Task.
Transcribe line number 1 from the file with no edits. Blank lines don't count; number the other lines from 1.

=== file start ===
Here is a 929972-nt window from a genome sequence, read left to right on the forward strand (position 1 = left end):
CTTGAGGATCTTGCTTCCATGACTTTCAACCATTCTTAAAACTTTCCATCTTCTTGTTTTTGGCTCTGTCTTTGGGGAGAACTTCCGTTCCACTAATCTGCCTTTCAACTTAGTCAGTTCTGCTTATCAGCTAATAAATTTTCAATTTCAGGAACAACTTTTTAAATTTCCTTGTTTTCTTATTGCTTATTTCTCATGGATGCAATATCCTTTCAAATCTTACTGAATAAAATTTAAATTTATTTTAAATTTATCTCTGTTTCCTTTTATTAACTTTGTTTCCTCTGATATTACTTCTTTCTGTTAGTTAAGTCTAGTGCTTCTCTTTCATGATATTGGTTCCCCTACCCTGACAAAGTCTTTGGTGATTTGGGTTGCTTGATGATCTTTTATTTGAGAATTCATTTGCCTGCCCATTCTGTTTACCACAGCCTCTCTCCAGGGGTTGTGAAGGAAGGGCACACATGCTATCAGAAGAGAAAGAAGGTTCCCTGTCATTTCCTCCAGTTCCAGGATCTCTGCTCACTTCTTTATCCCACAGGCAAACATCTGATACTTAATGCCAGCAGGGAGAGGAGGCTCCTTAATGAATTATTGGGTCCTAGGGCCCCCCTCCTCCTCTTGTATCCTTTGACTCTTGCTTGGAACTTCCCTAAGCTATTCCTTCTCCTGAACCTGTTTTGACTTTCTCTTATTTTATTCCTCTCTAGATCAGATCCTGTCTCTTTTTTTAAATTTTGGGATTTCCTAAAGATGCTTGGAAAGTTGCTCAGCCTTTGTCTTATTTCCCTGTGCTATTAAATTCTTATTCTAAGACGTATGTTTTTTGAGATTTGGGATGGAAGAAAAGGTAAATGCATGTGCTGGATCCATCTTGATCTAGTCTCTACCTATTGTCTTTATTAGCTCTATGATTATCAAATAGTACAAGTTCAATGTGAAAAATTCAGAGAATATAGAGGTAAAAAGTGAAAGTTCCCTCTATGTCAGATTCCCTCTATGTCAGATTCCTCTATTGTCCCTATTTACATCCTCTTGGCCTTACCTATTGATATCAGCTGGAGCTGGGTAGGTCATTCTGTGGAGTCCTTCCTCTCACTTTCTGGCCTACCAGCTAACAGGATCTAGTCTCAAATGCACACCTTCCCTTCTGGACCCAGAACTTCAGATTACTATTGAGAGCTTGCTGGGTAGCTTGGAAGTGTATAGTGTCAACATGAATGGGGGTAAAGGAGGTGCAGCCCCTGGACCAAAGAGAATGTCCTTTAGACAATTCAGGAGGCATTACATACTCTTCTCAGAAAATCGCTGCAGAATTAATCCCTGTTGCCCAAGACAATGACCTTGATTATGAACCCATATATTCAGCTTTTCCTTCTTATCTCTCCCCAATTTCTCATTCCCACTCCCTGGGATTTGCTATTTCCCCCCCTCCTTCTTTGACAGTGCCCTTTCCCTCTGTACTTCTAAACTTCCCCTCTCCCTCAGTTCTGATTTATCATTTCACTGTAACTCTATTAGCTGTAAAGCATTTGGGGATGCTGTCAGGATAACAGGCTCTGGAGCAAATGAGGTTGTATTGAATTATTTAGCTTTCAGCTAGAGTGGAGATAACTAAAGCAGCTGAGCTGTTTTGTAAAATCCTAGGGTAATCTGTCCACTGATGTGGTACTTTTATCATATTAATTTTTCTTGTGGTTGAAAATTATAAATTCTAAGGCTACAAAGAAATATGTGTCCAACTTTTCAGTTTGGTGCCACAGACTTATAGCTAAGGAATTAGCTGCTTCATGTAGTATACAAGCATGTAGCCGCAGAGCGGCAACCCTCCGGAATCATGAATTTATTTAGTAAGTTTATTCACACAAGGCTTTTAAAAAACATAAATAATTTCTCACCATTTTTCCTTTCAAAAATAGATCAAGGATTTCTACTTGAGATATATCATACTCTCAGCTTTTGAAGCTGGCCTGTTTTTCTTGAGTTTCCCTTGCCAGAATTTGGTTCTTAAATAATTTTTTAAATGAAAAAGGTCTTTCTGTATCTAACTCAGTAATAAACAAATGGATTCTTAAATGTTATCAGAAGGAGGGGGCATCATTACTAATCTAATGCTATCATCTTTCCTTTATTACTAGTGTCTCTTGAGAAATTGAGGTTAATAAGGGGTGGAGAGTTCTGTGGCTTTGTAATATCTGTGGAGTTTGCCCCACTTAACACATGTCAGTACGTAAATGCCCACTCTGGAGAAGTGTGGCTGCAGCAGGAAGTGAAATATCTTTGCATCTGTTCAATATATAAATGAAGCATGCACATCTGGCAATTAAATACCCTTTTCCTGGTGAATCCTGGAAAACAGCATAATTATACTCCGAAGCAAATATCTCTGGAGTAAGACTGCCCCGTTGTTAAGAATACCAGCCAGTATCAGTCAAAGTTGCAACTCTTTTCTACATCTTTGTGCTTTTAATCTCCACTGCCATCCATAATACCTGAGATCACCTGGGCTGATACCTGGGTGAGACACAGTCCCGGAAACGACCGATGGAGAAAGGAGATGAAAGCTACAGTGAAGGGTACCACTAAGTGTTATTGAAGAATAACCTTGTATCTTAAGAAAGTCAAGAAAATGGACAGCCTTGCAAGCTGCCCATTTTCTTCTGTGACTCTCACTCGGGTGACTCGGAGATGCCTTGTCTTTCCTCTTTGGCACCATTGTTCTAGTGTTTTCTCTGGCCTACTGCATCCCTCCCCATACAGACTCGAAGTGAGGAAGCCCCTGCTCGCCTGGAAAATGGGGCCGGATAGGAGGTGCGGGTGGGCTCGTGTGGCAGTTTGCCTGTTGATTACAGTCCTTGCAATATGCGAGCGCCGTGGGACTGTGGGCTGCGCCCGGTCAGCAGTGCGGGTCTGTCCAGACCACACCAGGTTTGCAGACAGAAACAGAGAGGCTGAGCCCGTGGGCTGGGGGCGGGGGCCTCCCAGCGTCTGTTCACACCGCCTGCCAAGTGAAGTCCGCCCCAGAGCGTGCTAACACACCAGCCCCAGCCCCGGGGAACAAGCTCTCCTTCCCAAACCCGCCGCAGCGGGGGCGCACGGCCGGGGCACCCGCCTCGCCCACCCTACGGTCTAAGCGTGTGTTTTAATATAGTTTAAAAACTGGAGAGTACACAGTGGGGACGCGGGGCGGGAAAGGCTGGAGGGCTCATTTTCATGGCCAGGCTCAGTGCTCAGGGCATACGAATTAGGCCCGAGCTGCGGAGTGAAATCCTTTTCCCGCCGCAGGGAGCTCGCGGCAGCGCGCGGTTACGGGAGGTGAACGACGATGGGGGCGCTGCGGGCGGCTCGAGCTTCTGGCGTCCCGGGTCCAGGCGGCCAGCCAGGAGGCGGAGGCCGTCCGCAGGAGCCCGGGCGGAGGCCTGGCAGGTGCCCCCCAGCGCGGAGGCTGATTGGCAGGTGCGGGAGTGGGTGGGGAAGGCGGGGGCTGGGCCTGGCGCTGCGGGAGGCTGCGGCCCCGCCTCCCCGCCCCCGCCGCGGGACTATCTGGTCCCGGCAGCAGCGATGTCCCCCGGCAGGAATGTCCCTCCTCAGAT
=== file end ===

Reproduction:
Here is a 929972-nt window from a genome sequence, read left to right on the forward strand (position 1 = left end):